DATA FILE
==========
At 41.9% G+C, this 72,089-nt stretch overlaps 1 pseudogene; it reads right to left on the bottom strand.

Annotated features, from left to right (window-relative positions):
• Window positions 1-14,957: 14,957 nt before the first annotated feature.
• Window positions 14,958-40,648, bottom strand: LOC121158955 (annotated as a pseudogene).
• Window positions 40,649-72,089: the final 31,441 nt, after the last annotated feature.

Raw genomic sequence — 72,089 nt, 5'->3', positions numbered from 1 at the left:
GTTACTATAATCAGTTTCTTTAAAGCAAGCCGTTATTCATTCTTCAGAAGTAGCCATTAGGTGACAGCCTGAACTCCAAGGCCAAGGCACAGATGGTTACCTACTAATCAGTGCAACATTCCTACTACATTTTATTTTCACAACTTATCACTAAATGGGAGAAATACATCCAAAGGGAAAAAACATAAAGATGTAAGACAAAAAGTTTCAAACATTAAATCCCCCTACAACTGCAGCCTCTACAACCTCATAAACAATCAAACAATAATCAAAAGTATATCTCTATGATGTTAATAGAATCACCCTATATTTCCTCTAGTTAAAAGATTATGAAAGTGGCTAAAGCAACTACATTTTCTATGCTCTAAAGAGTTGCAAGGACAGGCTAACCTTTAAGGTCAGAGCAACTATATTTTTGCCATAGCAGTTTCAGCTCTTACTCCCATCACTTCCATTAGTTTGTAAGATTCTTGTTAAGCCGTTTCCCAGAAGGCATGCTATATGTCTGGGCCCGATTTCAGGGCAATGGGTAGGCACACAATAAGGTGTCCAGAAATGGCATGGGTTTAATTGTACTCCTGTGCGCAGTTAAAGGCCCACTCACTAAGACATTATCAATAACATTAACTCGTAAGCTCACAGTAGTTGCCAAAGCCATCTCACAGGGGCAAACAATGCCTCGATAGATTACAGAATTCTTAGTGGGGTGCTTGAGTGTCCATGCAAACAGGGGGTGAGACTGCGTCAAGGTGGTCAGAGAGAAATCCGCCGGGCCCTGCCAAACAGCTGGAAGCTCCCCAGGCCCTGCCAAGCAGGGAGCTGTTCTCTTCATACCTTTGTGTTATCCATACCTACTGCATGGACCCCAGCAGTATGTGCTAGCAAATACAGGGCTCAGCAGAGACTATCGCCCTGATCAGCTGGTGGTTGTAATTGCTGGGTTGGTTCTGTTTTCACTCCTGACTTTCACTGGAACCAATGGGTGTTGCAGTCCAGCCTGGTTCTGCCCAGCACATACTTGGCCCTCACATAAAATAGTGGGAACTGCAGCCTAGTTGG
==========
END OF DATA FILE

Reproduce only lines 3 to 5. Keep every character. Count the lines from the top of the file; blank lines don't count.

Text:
• Window positions 1-14,957: 14,957 nt before the first annotated feature.
• Window positions 14,958-40,648, bottom strand: LOC121158955 (annotated as a pseudogene).
• Window positions 40,649-72,089: the final 31,441 nt, after the last annotated feature.